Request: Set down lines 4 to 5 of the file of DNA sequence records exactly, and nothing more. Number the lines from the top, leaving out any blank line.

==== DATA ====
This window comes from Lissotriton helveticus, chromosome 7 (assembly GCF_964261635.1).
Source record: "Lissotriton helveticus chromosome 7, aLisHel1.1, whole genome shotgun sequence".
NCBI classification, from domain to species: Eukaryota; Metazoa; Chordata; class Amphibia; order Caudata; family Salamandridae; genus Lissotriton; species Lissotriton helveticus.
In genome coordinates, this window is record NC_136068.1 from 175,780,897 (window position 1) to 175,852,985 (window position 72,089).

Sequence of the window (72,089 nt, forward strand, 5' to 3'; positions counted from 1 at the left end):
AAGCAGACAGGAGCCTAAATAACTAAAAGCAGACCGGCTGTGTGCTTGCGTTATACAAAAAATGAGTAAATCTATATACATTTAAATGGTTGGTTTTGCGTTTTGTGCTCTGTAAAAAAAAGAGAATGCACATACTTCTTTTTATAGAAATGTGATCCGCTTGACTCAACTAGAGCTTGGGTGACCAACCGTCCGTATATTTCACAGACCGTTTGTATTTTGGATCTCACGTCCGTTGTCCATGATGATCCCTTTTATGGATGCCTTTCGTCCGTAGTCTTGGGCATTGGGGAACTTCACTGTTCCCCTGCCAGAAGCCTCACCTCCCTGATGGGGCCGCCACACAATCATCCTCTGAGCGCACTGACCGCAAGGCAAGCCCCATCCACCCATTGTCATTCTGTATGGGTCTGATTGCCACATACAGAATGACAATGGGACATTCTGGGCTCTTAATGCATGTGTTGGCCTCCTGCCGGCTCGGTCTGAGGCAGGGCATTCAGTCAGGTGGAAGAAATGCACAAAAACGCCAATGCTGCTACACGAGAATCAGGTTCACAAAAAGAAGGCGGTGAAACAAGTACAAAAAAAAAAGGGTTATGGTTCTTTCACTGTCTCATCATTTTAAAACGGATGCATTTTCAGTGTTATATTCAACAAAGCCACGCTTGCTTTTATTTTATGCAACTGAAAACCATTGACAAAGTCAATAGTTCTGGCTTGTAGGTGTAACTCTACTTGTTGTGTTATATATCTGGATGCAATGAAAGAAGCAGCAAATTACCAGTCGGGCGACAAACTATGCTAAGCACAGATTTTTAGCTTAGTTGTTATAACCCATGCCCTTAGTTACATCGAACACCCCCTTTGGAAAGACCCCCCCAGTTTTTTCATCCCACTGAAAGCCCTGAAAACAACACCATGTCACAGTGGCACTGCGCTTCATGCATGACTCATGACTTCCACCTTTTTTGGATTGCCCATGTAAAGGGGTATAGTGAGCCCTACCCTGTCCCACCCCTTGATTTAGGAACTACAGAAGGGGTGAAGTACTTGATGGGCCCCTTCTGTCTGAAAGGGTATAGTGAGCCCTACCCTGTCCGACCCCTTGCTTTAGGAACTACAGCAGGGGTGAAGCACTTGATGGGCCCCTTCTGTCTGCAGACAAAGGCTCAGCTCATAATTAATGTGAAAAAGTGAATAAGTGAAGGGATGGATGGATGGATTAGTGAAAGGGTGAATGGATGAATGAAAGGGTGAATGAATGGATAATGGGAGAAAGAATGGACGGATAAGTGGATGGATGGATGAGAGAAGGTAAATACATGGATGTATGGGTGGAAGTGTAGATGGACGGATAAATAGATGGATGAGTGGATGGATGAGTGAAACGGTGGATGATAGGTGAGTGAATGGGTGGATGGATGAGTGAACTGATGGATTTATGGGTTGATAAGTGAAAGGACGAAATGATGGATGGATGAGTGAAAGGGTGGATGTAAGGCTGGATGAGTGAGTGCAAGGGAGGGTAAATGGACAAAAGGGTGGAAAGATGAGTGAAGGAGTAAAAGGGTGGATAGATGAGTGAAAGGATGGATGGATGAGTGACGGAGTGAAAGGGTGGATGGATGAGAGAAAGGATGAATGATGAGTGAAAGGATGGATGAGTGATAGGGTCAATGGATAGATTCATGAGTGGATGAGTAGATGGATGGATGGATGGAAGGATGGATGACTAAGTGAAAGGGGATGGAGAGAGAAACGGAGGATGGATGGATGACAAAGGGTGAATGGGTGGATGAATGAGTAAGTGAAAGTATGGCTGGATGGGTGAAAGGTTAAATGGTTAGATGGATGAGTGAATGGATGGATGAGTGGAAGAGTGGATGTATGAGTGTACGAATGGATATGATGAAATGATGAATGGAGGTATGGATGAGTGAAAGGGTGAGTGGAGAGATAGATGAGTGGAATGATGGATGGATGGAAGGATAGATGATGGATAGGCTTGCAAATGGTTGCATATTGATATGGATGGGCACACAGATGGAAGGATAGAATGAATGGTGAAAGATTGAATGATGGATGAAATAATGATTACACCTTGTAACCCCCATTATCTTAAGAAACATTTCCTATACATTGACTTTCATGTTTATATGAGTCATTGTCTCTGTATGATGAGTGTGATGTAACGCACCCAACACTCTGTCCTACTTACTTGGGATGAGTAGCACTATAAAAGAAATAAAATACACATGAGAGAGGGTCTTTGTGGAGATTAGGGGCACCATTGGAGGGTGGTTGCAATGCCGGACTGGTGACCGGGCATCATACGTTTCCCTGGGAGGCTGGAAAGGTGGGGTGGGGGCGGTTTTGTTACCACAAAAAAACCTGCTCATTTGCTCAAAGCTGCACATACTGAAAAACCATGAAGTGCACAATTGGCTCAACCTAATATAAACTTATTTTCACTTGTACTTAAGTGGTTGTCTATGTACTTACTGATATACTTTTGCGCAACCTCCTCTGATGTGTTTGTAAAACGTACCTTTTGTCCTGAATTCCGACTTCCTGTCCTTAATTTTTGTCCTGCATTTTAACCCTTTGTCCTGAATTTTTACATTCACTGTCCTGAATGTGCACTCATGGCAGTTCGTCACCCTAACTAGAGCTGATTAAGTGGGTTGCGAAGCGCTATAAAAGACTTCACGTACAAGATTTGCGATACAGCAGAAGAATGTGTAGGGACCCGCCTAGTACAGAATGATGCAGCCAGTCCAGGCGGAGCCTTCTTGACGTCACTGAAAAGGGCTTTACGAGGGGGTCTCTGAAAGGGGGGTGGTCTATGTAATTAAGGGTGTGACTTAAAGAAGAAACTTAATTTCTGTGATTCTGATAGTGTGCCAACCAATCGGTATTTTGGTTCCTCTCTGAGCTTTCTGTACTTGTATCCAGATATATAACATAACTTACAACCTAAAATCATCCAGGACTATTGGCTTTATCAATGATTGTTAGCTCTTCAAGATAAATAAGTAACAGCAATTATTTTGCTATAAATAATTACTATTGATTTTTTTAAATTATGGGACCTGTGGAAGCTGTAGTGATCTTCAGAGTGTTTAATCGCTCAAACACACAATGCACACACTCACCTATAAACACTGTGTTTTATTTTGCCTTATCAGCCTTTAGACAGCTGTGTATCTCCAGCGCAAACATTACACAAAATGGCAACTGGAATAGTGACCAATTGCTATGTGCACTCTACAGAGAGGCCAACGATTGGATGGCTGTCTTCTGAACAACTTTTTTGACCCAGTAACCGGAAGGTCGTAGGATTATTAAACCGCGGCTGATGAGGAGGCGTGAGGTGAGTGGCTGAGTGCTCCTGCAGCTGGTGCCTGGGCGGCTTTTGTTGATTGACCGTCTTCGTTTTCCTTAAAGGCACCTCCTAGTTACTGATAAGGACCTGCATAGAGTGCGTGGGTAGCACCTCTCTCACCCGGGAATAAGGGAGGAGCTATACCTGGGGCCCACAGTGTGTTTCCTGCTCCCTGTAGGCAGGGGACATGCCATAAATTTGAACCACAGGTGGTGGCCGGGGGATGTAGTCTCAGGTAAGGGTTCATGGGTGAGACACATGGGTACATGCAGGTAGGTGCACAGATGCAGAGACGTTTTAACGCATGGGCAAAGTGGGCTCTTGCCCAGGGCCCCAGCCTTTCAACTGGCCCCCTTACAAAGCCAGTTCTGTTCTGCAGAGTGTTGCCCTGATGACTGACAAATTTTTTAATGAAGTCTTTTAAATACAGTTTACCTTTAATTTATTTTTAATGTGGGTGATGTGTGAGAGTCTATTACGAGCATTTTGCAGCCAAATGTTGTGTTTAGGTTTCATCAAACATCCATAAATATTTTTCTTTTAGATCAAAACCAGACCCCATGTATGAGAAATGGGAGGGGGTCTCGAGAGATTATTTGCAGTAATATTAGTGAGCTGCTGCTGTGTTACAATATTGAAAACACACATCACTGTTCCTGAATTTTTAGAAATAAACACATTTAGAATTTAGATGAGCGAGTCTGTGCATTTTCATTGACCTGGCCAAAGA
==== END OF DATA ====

In genome coordinates, this window is record NC_136068.1 from 175,780,897 (window position 1) to 175,852,985 (window position 72,089).

Sequence of the window (72,089 nt, forward strand, 5' to 3'; positions counted from 1 at the left end):